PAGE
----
The NPS Learning & Development community gathered from August 23 – 25, 2016 at the Forging our Future: The Next Century of L&D training. Rebecca Wyatt and Tori Peterson delivered this presentation which connects theories of informal learning with those of experiential learning in order to propose a way to optimize CLP Knowledge Park content and enhance learning.
Let’s treat our Knowledge Park resources like informal learning resources and use the cycle of Preparation, Action, Reflection to frame the way we create Knowledge Park content.
- The Overview text is effectively our preparation. How can we prepare the mind of the user so they will maximize their learning? Provide information in the Overview which explains instructional objectives (what do you hope they’ll learn?).
- The What You’ll Learn section is our action. The resource we include in the Knowledge Park should provide an authentic learning experience and learners should be able to perceive and accept the relevance of engaging with the knowledge park resource.
- We’re adding a new Reflection section (as demonstrated on this page). Since experience must be analyzed to learn from it, engage the learner with meaningful reflection questions on the page, or link them to a related group in The Commons in which they can further discuss the Knowledge Park resource with experts and fellow learners.
Whether you’re a training manager, an EDO, or a ranger out in the field, you can contribute to the Knowledge Park. As we strive to get beyond formal training, we are faced with the challenge of curating the best list from the overwhelming amount of informal learning resources available. We’ll look at model examples of informal learning resources which have already been added to the knowledge park, identify the characteristics of an excellent informal learning resource, and discover the processes for anyone to add new resources to the Knowledge Park.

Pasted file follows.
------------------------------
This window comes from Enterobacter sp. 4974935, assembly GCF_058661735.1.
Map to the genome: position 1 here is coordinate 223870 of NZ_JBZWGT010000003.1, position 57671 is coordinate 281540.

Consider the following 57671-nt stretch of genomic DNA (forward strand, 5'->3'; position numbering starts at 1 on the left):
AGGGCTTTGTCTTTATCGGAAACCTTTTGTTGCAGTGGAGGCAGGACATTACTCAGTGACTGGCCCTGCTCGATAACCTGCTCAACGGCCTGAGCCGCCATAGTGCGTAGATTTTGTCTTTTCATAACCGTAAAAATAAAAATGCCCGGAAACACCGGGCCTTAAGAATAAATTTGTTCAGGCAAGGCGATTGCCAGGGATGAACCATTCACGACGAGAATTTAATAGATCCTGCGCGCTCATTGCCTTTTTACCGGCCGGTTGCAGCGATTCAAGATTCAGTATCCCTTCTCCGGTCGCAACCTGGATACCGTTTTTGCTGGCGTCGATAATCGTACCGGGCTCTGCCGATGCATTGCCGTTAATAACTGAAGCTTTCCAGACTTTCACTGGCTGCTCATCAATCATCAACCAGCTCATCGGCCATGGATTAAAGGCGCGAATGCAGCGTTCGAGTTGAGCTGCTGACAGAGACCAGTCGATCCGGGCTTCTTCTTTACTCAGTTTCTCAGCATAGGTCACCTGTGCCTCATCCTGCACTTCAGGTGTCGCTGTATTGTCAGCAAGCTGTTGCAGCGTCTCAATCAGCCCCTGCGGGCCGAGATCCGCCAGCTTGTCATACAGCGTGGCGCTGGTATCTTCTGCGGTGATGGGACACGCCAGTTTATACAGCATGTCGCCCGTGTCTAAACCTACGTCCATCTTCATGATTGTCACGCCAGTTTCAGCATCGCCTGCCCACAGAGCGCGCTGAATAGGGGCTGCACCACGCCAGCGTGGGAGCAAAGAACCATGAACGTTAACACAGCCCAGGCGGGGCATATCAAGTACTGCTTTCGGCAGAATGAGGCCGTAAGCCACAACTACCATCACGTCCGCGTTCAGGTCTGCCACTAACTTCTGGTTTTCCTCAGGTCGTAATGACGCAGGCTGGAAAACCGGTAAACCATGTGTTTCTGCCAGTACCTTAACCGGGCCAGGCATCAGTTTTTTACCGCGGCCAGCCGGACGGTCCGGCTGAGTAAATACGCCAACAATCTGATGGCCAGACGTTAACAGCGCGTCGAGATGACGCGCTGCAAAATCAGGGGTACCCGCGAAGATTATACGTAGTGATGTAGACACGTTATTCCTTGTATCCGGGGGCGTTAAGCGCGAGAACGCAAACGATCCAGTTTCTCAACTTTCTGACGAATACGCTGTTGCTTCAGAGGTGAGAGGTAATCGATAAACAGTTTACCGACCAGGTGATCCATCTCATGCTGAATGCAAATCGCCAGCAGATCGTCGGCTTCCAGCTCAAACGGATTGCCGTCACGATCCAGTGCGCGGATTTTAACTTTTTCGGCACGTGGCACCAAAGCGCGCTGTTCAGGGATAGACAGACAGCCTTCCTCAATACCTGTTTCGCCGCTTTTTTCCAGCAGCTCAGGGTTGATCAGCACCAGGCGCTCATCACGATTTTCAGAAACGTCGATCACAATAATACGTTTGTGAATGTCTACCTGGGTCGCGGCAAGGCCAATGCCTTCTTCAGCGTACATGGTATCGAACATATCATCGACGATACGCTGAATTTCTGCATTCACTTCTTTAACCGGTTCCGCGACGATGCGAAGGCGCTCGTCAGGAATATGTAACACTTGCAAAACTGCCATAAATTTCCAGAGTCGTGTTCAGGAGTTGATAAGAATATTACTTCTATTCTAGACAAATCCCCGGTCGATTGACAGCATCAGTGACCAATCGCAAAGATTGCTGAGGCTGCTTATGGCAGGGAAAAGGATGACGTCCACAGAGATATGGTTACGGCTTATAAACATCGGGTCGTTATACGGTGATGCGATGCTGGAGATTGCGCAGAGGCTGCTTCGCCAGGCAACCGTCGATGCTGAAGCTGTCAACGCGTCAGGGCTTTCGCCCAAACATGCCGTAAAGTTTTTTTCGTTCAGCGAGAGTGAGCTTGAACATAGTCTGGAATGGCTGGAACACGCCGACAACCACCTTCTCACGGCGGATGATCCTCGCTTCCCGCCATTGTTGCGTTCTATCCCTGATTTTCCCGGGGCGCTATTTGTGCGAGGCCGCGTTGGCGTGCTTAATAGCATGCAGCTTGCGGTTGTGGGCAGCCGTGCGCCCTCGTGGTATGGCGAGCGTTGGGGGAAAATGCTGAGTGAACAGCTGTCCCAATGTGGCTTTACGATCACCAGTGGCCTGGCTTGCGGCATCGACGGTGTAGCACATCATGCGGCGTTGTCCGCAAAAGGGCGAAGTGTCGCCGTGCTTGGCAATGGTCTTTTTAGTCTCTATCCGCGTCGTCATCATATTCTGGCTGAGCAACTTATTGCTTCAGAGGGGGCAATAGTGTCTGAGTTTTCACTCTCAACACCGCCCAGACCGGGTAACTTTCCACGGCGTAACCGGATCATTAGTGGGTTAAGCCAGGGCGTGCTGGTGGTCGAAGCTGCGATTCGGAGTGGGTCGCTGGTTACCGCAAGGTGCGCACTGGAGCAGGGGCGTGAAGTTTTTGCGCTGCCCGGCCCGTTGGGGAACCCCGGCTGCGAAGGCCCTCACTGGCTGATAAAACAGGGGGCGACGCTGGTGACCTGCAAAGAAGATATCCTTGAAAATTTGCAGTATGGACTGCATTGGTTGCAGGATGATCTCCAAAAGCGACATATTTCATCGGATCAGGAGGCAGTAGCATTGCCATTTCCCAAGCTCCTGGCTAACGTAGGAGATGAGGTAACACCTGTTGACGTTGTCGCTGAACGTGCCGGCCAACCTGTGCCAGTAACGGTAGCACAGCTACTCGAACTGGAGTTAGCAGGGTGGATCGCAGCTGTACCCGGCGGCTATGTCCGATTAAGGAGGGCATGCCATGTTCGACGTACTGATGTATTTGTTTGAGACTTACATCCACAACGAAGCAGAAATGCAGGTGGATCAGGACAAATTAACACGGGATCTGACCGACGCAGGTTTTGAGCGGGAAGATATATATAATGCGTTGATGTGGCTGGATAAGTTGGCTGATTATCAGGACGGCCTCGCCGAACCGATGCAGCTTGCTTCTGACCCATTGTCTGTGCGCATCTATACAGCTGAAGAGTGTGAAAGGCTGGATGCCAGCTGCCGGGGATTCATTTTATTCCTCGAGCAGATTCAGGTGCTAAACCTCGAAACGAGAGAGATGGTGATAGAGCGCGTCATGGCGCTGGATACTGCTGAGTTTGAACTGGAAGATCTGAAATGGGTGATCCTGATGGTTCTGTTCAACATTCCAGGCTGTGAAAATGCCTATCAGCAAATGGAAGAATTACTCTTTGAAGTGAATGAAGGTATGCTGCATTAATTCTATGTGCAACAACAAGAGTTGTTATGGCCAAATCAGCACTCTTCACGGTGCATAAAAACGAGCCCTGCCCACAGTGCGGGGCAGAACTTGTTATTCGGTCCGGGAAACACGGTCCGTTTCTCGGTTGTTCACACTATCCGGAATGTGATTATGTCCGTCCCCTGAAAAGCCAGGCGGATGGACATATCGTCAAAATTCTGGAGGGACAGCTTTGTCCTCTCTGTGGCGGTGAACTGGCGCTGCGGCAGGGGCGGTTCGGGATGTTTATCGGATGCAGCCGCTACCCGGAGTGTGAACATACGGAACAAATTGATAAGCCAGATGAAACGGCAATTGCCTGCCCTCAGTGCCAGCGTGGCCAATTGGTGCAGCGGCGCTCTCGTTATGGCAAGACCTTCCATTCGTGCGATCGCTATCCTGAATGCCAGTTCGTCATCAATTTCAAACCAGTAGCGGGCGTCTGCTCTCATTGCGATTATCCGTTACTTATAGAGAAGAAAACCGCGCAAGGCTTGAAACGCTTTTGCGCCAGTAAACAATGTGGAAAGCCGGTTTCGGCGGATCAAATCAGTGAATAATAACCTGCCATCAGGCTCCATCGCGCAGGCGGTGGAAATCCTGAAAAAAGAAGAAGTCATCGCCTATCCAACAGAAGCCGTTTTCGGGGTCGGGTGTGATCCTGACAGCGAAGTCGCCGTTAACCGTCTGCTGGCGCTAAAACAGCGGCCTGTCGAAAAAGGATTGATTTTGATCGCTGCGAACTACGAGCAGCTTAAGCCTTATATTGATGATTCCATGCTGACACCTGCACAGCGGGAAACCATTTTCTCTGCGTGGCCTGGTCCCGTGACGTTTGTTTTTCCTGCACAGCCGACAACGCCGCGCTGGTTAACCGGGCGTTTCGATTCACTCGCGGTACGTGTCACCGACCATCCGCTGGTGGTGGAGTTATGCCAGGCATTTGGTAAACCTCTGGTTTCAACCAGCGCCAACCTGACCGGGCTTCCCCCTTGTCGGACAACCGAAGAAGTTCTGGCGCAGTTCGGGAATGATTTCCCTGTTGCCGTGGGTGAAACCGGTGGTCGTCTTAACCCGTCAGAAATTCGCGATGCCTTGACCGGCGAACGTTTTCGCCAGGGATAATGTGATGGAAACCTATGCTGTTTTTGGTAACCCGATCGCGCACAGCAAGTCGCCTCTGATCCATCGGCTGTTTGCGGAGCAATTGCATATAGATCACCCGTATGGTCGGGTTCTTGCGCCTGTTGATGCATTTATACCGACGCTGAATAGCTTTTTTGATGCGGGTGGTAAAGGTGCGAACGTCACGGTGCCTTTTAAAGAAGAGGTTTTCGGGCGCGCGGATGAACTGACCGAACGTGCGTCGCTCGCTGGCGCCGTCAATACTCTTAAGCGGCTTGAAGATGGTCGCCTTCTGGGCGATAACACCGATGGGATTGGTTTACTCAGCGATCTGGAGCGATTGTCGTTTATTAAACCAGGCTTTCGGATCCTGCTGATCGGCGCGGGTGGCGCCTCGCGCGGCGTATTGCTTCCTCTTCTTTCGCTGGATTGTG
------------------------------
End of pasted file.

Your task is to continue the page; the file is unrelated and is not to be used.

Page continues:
What you’ll learn
Building on the sessions about informal learning and human learning theory (most particularly theories of experiential learning), this session proposes a simple way to add a little extra information to our CLP Knowledge Park resources which will greatly improve learning outcomes for the people who use those resources.
Watch the presentation
- What would be meaningful preparation activities for various types of knowledge park resources? Does meaningful preparation look different for Laws, Regulations, and Policies than it does for Websites?
- What would be meaningful reflection activities for various types of knowledge park resources? Does meaningful reflection look different for Manuals and How-To’s than it does for Career Guidance?
- Does thinking about knowledge park resources in this way (as informal, experiential learning opportunities) make you reconsider what you want to share in the Knowledge Park?